A sophomoric plot, if you can even call it such, does its best to drag down a beautifully shot film in 1992’s “Mad at the Moon”.
A frontier woman marries a man she doesn’t love and discovers he has a dark secret. Let’s dig into 1992’s “Mad at the Moon”, directed by Martin Donovan!
As I See It
This one is really frustrating. There is so much good about the way this film was executed. Pensive moments (though they got a bit out of hand), great sets, brilliant score, great sound design, OK casting. If only they had a script to work with.
There are times when starting a script that some writers will put filler as a place keeper to maintain structure and beats. What comes across here is the feeling they forgot to go back and flesh those sections out.
Set in the old west, some of the wardrobes seemed out of place. It read more Victorian England to me, but what do I know?
A poetic opening, with a stunning player piano-like music box, leads into an amoeba-like flashback that hardly foreshadows and gives almost no exposition but is followed by a grand operatic performance in a tent. The rest of the film has little substance.
We feel for the Woman of the era who has little choice but to marry a man she has no love for. The irony being that the “gentleman” she settled for is a flesh-munching werewolf, but we don’t even get a hint of that until fifty minutes in. There is little horror beyond the weight of the low ceiling for Women.
It did make me think about Sylvester Graham though, who the graham cracker is named for — though he had no part in its making it but did write a popular book on bread leavening. He lobbied for both vegetarians and bathing in a time that both were seen as evil actions (bathing was, at least). Can you imagine what people smelled like, bathing only once or twice a year?
That’s your history lesson for the day because there was no point to this film.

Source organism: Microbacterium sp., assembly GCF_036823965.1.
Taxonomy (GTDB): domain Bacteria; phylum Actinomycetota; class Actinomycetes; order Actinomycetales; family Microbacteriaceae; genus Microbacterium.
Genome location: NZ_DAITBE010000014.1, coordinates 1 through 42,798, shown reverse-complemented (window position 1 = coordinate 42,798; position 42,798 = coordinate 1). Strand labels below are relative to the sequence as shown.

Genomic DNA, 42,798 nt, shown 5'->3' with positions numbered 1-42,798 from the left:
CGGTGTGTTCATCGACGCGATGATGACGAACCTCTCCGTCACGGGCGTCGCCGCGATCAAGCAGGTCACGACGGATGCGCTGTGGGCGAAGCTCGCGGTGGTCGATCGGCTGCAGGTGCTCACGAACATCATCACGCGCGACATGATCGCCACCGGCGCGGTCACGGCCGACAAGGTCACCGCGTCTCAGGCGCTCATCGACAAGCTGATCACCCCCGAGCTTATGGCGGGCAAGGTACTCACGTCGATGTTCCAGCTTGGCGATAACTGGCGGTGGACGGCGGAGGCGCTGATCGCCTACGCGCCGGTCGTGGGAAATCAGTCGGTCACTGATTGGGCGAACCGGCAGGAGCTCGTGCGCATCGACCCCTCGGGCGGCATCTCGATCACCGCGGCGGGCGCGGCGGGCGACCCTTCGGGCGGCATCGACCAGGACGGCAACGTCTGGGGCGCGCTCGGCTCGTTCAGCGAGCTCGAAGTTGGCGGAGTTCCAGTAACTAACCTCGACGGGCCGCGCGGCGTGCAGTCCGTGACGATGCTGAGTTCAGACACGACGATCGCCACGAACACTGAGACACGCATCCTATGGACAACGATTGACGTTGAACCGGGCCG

You will certainly recognize Mary Stuart Masterson (Jenny), though I have to say the only film I really know her from is Benny & Joon, alongside Johnny Depp in his aesthetic audition for the Mad Hatter. She also had a run as Doctor Hendrix on Law & Order: SVU, so one can count ampersands among her proclivities.
For hockey fans — specifically cinematic hockey fans — Fionnula Flanagan (Mrs. Hill) played the very gracious billet host, Miss McGill, in Youngblood (1986).
Of Gratuitous Nature
There was absolutely no reason for this to be a Werewolf film. It did nothing for the story. It served for some nice shots with a full moon in the background, but beyond that, there was no justification.
It speaks more often than most of the characters. It is beautifully composed by Gerald Gouriet.
Ripe for a Remake
The skill was there. If this was an audition for technical and creative expertise with a camera, Donovan would be an easy hire. Unfortunately, there is nothing to the story. Nothing.
For what it’s worth, The Wind (2018) starring Caitlin Gerard and directed by Emma Tammi, does a good job of showcasing Women’s isolation on the frontier.
No progeny to report.
Where to Watch
It’s DVD or VHS you’ll have to hunt down if you want physical media. Or, you can stream on Amazon Prime if second-hand retail shikar isn’t your thing.